The gorgeous yellow tone of Lewis Road Creamery's butter.

maybe you should change the way you buy butter.

Lewis Road Creamery is the new kid in town—okay, the new kid in America. Founded in New Zealand in 2012 by Peter Cullinane, the dairy company claims to make the world’s best butter. Lofty ... but not far-fetched.

The beautifully goldenrod-colored butter is silky sweet, leaving a trace of nuttiness. It’ll really pop in a bearnaise sauce, says Cullinane, or really in any baked treat, but it’s also delicious on bread alone. It'll stack up against some of the best butter you've tried, and it's now available in Texas. You can score Lewis Road’s unsalted and salted butters at Central Markets across the state.

Why Texas? Cullinane said Lewis Road is a relatively popular company in New Zealand (in 2014 it created a chocolate milk that caused a Kiwi frenzy), but the country’s population is little less than five million. Thus, Cullinane wanted to start on a regional level first, focusing on a place that took pride in its local ingredients and food industry.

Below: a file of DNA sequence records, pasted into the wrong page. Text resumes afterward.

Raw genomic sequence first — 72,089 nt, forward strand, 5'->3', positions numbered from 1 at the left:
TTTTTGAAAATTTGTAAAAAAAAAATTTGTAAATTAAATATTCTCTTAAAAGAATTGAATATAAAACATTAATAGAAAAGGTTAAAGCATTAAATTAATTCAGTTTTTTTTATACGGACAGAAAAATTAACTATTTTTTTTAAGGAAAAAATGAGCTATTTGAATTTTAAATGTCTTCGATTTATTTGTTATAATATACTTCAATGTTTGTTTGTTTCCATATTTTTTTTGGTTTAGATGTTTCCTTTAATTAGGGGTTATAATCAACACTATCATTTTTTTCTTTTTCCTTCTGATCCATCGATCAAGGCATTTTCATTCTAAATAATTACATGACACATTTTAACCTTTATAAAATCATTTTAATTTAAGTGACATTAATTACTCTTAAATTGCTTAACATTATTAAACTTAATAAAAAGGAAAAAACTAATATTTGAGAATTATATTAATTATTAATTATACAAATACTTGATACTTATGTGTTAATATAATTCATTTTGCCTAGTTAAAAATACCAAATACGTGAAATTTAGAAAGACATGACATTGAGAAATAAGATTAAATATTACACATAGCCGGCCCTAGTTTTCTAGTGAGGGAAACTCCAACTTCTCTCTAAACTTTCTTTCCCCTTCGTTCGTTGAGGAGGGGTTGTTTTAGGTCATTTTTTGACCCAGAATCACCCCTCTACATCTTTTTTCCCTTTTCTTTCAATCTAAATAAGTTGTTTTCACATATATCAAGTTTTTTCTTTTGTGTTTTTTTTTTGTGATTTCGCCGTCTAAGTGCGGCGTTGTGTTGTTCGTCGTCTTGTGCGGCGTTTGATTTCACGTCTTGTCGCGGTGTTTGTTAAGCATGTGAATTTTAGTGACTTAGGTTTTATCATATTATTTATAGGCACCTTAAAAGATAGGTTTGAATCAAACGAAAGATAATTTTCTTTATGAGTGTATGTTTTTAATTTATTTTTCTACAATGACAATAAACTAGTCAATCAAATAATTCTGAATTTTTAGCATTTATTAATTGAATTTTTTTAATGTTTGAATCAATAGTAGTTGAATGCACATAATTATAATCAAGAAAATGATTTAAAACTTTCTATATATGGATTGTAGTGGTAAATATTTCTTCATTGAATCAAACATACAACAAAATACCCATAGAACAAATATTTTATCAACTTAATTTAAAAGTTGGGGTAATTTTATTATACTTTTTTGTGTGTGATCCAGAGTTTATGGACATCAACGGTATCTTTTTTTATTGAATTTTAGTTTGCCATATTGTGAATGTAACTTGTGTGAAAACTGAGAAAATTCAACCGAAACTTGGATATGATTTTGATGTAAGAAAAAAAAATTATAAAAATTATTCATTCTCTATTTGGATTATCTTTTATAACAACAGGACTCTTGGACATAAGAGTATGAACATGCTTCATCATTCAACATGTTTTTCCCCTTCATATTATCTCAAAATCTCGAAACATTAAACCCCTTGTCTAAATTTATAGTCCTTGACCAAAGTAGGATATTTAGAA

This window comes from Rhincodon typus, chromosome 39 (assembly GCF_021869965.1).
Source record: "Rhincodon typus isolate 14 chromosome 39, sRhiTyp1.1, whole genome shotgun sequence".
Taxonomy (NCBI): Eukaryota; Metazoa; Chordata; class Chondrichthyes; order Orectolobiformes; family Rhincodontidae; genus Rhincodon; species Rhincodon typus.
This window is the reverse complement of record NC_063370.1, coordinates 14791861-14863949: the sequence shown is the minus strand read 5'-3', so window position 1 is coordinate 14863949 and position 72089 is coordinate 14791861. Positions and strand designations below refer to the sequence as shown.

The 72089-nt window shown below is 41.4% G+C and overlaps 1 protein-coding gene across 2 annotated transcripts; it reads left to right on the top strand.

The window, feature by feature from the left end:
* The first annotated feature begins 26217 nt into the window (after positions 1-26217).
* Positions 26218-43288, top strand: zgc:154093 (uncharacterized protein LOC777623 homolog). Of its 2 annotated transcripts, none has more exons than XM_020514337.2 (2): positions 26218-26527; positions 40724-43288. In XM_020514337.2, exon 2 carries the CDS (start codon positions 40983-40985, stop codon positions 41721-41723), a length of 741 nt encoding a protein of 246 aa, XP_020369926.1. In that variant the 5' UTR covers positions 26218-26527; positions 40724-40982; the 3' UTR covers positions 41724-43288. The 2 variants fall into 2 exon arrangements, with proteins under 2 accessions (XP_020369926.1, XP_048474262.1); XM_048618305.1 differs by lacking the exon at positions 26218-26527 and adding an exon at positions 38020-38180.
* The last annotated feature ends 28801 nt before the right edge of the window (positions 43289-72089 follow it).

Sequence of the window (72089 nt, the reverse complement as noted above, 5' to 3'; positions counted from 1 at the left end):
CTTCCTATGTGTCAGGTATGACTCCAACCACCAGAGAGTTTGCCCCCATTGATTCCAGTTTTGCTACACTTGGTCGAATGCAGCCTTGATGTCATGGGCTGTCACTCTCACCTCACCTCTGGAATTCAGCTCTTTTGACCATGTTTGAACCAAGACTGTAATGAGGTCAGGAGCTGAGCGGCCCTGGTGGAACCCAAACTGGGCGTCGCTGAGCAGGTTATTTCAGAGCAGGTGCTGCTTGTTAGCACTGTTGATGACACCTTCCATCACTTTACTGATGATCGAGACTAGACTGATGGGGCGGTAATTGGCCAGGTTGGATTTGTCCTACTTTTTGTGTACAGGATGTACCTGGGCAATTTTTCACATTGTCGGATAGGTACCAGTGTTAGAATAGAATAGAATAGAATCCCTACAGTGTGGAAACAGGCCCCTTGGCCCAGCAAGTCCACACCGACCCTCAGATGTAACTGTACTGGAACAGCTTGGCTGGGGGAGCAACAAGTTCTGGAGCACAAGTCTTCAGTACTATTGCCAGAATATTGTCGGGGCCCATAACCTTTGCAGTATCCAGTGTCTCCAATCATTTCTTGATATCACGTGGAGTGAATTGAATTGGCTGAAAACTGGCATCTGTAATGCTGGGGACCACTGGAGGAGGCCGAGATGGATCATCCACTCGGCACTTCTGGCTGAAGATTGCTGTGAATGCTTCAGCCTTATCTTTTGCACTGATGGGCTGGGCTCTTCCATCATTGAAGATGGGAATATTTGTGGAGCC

So what separates Lewis Road Creamery’s butter from the rest? It uses milk from grass-fed cows (who can spend all year in paddocks since the climate is temperate and the greenery lush) from nine farms across the Canterbury area of New Zealand, then employs the traditional Fitz Churn method (which removes buttermilk from the cream) in a facility in the township of Hokitika. The result is a supermarket butter that's as natural as it gets.

Now, this is premium butter, priced at $5.99 for an eight-ounce block. It's $2 pricier than eight ounces of Austin-based Vital Farms's pasture-raised butter. Vital also sources from grass-fed cows (though its cattle may be fed some supplemental grain depending on weather and season), that live a lot closer.

Time to change your butter buying? Your best bet is to buy both and compare. I mean, seriously, buy both. 

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